The compact but beautiful Archaelogical Museum of Chania is located just off Chalidon, the wide pedestrianized street that bisects the old town and connects the modern city center to the Venetian Harbour.
The museum is currently housed in what was originally the Monastery of St. Francis of the Franciscans, thought to have been built in the late 1500s. The building was heavily modified over the centuries, variously used as a church, a mosque, an ammunition depot, and a movie theater before becoming a museum in the 1960s. (This museum soon plans to move to a glistening new modern building and I think that might be a mistake.)
The museum normally costs a €2 to visit, but for reasons that remain unclear, on the Sunday we entered we were told it was free and given tickets with €0.00 printed on them. We did not argue.
Some exhibits were marked as “not yet published” and therefore could not be photographed. This is something we saw in numerous museums in Greece and the exact logic behind it eludes me. Still, it’s as good a reason as any to stay in the moment and put the camera away for a bit.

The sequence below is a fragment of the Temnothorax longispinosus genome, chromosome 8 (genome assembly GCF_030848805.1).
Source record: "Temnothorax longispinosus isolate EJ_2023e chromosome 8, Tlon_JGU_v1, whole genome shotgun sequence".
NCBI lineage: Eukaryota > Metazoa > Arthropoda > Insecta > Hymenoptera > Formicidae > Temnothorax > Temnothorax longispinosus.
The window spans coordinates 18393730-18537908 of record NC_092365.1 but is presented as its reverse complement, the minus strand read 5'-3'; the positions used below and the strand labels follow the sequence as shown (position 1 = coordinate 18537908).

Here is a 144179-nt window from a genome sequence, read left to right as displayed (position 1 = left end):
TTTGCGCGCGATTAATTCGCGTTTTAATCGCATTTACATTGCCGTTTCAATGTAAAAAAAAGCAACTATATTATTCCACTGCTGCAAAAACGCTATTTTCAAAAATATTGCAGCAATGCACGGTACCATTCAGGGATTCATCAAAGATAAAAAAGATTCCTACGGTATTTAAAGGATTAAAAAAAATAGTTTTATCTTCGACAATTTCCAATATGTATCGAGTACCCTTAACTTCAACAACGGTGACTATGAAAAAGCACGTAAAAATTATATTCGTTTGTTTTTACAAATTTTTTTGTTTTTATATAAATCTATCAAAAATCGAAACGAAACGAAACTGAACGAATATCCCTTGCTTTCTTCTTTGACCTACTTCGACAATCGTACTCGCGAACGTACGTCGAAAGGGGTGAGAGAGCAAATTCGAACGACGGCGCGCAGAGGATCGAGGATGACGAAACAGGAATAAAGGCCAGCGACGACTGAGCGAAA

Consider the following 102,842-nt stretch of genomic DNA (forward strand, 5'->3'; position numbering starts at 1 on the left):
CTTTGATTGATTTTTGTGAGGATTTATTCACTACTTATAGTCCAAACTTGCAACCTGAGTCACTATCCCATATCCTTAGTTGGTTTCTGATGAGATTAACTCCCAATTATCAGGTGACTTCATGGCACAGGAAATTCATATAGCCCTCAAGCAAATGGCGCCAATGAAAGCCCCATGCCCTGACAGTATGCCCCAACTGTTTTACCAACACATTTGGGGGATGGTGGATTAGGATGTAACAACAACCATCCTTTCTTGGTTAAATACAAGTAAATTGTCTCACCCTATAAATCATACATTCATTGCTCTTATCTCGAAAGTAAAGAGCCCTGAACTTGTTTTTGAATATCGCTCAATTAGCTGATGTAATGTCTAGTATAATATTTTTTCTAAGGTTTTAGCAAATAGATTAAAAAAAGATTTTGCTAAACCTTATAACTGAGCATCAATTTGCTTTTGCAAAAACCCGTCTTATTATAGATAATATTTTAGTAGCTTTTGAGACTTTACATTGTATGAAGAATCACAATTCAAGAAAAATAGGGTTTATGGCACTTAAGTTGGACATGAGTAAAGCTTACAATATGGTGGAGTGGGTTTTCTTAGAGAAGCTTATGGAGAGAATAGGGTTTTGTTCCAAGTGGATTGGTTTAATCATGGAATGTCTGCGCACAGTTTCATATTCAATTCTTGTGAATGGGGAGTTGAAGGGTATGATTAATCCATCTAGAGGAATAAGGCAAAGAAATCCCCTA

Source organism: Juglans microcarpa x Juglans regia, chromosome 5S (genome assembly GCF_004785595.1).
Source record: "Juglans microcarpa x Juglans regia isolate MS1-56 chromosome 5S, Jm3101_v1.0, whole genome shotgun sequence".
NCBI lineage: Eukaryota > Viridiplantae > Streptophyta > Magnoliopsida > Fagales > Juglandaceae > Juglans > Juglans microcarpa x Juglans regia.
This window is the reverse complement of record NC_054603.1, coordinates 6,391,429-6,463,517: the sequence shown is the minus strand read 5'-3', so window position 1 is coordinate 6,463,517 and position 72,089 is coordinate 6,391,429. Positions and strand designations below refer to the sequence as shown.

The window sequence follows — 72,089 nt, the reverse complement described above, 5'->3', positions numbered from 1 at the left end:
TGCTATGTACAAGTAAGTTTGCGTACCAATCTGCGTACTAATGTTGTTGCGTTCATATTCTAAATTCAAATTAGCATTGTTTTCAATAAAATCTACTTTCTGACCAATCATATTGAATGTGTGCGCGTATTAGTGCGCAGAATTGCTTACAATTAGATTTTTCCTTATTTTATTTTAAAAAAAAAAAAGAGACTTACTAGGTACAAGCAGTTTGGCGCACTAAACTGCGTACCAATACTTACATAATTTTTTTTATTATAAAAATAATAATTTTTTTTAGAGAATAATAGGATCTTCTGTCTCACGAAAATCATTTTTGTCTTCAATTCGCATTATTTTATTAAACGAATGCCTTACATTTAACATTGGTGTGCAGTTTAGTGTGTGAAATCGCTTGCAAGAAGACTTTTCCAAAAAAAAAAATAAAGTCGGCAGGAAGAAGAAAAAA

Some exhibits were both photographable and photogenic, however, such as these “pointed amphorae” dating to the 5th or 6th century BC. Some of these were retrieved from shipwrecks after centuries underwater. Hanging on the wall at the top-right is a stone boat anchor.
The museum also has a nice courtyard, decorated with plantings and the remnants of the minaret and a fountain from the building’s time as a mosque.
While in the courtyard we glimpsed a very nice adjacent café patio through the fence. We returned to Bohème later in the same day for coffee and soda in a perfectly placed patch of sun with a courtyard view.
One nice thing about Greece is that when you order coffee, you almost always get some sort of nibbles with it. In this case, we got some squares of a not-too-sweet sort of orange-flavoured cake. (With full meals you almost always get a free dessert at the end, and sometimes a small decanter of raki, the national firewater, which can become dangerous quickly!)
In the courtyard we admired this large plane tree… later, on the restaurant’s website, we learned that it is apparently a 400 years old.